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  • Jim Farrell

Of Scraggy Trees and Me



For whatever reason I have developed a fascination with scraggy trees. We are presently in Utah visiting national parks, and have been repeatedly stunned by the magnificent monument-mountains that are spectacular rock formations raised up from the desert floor (or exposed after Noah’s flood). If these stone edifices aren’t glorious enough on the landscape, there are also the deeply cut canyons that run like ribbons across the desert, often below remarkable sheer-sided mountains.





All of these sights are truly spellbinding, but I am particularly drawn to see throughout the landscape these scraggy, often blackened, dead trees, that are just standing there. Utah Pinyon Pine trees and Juniper trees are prolific in this region of Utah. They are joined by an occasional Pear Cactus and Mormon Tea bush (yes, they made tea from it), and a few other hardy plants and bushes. But these scraggy trees! It’s as if they jump out at me!

Most of them appear to be dead Juniper trees. Probably, they were once green and verdant, putting off those blue berries (some kinds of medicinal and edible variety, but I don’t know which ones, so I’ll pass on trying that). The landscape, at least where we have recently been would be absent of any green if it were not for the prevalence of the green Juniper, and, these dead, black, scraggy Junipers still standing, with a few hanging off a cliff’s edge.





But most of them are standing. O, there are a few broken branches, and some without bark. Most of them are standing tall, branches pointed outward and upward, as if the only thing that changed is the absence of the green that used to clothe them. The various shapes are amazing. Their presence and appearance seem to declare that “yes, I’m not what I used to be, but I’m still here, standing tall. Some seasons were rough, temperatures extreme, wind fierce, drought and flood, desert and rock. But I’m still standing.” I think because of all of that, I am fascinated by the scraggy trees.




I’ve pondered lessons in the appearance and presence of the scraggy tree still standing tall in the high desert landscape. I acknowledge that I’m not what I used to be insofar as having vigor and vitality of childhood, youth, young adulthood, and middle-age. My life and activities these days are filled with tremendous good and blessing, for which I am most thankful. But I have to also acknowledge that things in the world have been quite challenging. Seasons of life have tough times in them. Conditions of politics, society, and human behavior are fierce. Resources are increasingly costly, supply unpredictable. Hostility seems increasingly evident. Injustice manifest. Being Church is not what or how it used to be.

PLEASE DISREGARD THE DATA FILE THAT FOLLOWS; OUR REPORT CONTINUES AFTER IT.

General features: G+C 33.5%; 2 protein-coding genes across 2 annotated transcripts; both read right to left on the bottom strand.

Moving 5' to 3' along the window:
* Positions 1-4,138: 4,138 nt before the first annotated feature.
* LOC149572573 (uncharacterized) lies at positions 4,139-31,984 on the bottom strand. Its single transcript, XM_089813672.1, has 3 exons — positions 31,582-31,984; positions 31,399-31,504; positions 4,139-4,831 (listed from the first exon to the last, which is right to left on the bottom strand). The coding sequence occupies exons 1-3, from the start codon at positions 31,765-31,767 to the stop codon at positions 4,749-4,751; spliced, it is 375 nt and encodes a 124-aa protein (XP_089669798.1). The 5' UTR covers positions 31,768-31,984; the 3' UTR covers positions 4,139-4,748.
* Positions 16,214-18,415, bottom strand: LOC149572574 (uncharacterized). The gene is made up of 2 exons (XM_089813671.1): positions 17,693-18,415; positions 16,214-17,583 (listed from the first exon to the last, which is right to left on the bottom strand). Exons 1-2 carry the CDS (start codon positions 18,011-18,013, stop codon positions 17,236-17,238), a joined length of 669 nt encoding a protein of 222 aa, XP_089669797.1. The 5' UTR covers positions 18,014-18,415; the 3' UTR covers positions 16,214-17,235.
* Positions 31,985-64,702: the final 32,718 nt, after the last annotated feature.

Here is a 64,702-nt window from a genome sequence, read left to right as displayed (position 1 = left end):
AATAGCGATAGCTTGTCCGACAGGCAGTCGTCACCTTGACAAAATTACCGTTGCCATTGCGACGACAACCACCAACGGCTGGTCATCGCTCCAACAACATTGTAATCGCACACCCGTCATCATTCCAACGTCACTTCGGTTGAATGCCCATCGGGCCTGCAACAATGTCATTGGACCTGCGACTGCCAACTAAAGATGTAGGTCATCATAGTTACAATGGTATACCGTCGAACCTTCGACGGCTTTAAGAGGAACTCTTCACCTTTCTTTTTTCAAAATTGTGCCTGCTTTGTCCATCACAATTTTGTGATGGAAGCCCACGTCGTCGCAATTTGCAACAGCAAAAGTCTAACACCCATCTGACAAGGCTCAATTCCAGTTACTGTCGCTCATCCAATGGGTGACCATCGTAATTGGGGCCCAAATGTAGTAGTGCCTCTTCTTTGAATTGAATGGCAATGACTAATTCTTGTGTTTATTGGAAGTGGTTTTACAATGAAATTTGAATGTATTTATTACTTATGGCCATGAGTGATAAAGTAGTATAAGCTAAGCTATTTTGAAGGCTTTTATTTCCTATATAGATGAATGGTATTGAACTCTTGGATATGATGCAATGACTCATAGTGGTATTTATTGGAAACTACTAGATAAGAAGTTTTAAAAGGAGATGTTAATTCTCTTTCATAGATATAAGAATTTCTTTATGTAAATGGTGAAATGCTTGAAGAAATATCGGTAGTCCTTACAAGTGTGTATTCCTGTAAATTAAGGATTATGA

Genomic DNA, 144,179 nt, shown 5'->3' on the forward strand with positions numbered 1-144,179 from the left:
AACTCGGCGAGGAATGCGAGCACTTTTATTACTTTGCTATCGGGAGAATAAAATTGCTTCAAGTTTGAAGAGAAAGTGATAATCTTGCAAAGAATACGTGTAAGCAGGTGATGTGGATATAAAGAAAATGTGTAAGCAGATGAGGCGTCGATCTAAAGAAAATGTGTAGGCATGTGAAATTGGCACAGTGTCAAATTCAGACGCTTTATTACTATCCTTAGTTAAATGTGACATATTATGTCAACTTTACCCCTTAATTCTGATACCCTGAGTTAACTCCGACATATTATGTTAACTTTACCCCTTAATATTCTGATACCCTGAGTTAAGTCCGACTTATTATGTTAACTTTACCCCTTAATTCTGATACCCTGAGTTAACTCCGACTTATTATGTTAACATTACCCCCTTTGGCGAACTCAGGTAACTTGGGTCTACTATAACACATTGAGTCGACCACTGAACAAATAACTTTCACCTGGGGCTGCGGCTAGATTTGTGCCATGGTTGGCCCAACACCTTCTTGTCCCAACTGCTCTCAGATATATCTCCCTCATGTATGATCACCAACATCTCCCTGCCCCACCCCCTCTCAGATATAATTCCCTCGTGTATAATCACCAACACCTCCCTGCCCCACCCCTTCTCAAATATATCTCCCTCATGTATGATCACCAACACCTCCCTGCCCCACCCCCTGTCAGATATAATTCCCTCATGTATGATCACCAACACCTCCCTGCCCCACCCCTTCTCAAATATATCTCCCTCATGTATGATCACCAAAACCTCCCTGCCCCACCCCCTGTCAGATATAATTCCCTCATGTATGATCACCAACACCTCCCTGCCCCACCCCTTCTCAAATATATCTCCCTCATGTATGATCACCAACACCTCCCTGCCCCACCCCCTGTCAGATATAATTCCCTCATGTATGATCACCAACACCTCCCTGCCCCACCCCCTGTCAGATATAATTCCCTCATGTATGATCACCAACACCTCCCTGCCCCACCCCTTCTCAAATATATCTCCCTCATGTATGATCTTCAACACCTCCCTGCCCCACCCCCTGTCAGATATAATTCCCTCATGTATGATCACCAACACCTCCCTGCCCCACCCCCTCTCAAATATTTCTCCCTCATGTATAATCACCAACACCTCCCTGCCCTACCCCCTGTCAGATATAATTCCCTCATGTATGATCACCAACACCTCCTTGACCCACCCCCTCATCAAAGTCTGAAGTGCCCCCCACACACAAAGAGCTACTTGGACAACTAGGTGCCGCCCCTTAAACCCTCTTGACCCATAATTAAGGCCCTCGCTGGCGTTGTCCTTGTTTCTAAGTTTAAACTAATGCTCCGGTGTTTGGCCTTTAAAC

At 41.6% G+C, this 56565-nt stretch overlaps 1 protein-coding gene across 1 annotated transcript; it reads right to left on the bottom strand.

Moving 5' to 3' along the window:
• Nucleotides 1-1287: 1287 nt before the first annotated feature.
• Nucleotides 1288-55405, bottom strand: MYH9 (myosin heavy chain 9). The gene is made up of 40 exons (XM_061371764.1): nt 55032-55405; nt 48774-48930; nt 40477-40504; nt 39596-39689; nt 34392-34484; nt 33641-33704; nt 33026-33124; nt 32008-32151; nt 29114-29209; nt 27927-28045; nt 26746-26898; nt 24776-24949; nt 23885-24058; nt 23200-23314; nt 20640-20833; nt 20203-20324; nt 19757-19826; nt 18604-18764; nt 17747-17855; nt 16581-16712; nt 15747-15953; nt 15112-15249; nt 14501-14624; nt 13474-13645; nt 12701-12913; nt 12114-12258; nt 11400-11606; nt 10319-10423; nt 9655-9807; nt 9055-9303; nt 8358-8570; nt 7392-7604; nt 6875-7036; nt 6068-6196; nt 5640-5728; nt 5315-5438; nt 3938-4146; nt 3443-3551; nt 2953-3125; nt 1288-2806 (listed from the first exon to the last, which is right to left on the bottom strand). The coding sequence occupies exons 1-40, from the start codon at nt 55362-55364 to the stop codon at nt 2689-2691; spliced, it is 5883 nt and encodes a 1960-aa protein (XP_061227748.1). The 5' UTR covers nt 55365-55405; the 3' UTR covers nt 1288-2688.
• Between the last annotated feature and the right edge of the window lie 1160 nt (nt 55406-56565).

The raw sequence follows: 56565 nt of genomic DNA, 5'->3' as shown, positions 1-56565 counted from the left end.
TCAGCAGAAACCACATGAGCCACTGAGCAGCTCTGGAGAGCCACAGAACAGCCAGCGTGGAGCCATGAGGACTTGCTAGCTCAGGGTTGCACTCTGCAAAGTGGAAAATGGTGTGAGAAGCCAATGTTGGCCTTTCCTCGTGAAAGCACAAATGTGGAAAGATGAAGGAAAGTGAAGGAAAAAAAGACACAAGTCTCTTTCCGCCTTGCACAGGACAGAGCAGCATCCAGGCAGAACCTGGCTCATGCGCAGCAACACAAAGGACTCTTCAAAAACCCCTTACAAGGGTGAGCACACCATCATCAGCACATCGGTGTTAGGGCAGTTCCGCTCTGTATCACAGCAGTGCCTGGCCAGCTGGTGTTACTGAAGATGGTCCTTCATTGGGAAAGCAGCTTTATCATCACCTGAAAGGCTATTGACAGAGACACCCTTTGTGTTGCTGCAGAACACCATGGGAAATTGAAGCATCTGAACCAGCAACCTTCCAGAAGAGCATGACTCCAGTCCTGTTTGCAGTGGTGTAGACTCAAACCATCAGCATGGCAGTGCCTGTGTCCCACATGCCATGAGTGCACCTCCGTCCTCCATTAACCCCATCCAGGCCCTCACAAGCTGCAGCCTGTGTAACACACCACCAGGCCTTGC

Yet, the message of the scraggy tree is this: nevertheless, sister and brother in Christ, stand there! Remain steadfast in the faith and truth! Be not defined by what comes against, but more specifically, by WHO gives life and purpose. In Christ Jesus, we are made and kept as Kingdom of God people. So stand tall! Keep standing, even though in a lot of ways you and I may not be what we used to be.




I’ve come to appreciate a beauty in those old scraggy trees, especially the ones still rooted, still standing right where they were probably for years. Yes, when enough time elapses, the scraggy tree will eventually, naturally fall in decay, and return to the earth. But you know, that too is like every single human being in our natural selves. Until those in Christ Jesus are raised to glory!




Bottom line, from the scraggy tree: until the end, stand tall for the faith we profess in Christ Jesus and the hope of the coming Kingdom of God.


…and the journey continues, Pastor Jim, from Moab, Utah


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